The government of Malta has come up with an idea that businesses dealing with cryptocurrencies may find interesting. A new policy document seeks to set up a special agency which will “certify” blockchain platforms and “verify” crypto transactions. It is supposed to “bring peace of mind” to companies using these technologies to cut out central authorities and banks. Valletta also proposes legislation that will define the roles of intermediaries and regulate initial coin offerings.
The new Malta Digital Innovation Authority will certify blockchain platforms used by companies in the country. It will also be responsible for “verifying” cryptocurrency transactions by checking if the logged information is genuine. The government hopes to bring some peace of mind to businesses using distributed ledgers for cross-border payments.
Authorities in Valletta are recognizing that companies utilize blockchains to cut out central authorities. However, they acknowledge that the technology allows for cheaper and more efficient money transfers. Worried that those platforms are not currently certified in any way, the government has decided to provide some “legal certainty and trust”. Officials believe companies will benefit from the work of the new authority, while also cutting out intermediaries such as banks.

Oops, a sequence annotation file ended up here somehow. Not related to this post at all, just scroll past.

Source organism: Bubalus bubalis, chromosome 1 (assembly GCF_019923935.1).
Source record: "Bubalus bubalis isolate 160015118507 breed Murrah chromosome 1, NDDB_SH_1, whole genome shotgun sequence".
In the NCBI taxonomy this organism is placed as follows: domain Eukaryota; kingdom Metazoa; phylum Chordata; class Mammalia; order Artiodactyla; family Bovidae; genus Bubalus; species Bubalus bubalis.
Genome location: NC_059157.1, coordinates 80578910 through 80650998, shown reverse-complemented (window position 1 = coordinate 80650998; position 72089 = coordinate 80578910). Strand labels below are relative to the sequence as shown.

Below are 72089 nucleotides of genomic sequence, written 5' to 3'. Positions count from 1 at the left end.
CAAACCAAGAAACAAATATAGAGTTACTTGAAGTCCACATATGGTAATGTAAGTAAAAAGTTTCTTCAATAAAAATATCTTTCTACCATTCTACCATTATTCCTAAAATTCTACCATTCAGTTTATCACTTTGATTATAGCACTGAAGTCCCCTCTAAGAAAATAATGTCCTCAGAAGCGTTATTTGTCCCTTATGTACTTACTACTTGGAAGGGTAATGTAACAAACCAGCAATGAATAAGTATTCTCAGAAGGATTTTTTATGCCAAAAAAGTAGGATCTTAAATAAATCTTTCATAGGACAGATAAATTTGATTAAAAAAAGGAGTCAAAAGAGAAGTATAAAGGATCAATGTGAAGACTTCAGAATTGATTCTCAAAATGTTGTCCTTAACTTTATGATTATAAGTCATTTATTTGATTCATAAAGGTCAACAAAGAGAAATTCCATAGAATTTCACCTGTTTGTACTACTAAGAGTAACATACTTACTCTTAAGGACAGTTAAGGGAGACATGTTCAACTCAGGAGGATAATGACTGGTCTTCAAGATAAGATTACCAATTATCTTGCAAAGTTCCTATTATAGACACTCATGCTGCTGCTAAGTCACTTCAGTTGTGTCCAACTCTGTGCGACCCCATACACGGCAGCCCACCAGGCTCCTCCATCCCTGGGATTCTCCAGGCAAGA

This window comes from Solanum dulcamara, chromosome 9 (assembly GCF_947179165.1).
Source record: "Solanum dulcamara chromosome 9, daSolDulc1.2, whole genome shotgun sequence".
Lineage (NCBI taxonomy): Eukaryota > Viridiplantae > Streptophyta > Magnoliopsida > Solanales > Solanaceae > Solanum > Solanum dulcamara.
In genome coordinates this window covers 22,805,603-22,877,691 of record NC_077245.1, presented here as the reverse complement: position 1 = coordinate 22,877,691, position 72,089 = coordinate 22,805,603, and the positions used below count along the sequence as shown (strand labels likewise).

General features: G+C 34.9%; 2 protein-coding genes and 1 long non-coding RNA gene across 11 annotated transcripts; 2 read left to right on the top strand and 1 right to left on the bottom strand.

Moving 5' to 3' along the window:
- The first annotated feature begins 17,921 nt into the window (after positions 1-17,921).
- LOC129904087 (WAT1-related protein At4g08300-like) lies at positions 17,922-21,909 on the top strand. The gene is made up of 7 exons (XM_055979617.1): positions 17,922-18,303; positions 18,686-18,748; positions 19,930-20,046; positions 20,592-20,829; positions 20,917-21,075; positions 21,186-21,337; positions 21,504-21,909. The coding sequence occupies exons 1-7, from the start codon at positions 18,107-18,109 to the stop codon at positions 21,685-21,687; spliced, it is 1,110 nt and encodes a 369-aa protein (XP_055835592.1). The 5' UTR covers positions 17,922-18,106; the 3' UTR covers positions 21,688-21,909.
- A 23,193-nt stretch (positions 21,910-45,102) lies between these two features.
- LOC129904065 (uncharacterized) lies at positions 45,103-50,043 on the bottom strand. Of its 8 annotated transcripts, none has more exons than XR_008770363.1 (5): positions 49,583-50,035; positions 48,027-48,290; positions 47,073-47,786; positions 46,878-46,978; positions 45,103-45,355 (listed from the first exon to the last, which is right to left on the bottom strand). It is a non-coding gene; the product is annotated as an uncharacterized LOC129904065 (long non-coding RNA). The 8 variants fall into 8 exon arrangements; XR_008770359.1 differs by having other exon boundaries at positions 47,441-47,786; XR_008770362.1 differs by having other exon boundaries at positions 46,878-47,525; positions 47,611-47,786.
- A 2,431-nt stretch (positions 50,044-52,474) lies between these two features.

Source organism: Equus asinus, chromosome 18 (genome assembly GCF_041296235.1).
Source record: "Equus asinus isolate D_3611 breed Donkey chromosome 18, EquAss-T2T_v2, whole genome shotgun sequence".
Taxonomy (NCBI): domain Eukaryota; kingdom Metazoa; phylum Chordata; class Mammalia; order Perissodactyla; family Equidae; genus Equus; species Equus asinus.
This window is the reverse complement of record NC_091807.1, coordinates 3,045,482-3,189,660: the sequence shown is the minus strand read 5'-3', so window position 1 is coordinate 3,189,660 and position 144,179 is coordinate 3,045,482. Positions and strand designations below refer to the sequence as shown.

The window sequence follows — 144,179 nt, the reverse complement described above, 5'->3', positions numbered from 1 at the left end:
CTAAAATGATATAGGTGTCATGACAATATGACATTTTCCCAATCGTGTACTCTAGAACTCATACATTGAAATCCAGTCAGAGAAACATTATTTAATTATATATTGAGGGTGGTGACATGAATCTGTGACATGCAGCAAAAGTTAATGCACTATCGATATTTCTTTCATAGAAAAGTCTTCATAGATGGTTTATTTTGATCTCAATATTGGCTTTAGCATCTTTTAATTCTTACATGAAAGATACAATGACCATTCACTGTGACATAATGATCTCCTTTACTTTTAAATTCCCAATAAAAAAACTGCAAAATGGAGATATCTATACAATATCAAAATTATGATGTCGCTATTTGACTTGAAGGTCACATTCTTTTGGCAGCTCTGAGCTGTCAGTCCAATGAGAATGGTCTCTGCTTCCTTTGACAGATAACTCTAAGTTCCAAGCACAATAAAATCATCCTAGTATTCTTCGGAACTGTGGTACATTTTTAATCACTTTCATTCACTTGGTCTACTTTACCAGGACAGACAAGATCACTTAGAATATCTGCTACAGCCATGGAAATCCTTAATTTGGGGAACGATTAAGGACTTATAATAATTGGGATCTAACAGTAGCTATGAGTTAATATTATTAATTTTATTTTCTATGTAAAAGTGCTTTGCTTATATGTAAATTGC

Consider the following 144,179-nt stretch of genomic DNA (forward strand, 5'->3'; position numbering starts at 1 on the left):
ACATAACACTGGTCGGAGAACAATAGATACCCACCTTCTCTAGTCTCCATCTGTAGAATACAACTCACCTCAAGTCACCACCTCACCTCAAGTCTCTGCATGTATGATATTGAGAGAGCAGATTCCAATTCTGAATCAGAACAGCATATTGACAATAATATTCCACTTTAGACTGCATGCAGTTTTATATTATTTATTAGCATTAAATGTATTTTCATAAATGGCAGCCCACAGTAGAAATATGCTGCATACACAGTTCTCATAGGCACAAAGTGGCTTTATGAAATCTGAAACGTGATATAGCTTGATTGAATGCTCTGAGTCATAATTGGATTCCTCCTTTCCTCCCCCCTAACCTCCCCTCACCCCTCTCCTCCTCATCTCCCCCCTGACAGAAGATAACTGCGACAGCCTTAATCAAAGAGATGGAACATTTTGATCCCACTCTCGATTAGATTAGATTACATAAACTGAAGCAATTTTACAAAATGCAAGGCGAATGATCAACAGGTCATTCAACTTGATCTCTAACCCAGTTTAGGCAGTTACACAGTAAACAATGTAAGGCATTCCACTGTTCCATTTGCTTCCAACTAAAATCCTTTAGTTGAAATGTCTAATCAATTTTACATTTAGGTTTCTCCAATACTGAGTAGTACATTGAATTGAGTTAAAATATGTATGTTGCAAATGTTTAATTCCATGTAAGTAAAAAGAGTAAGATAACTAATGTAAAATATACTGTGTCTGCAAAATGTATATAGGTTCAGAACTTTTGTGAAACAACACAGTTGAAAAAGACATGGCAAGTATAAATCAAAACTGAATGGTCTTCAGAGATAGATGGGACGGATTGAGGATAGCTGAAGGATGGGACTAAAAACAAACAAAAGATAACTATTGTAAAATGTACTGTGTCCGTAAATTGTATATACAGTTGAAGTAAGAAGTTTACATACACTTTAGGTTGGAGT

The Parliamentary Secretary for the Digital Economy Silvio Schembri presented the new policy document at a press conference with various stakeholders, the Maltese Independent reported. He called the event a “historic moment” and provided further details on how authorities plan to implement regulations concerning the cryptocurrency sector in successive stages.
The first step will be to set up the Malta Digital Innovation Authority. A bill will set out the regime for the registration of service providers and the certification of technology arrangements, Schembri explained. On stage 2, another draft will formalize the framework for Initial Coin Offerings (ICOs). A third law will impose regulation on services directly related to cryptocurrencies. Intermediaries like brokers, exchanges, wallet providers, asset managers, and investment advisors will be subjected to its provisions.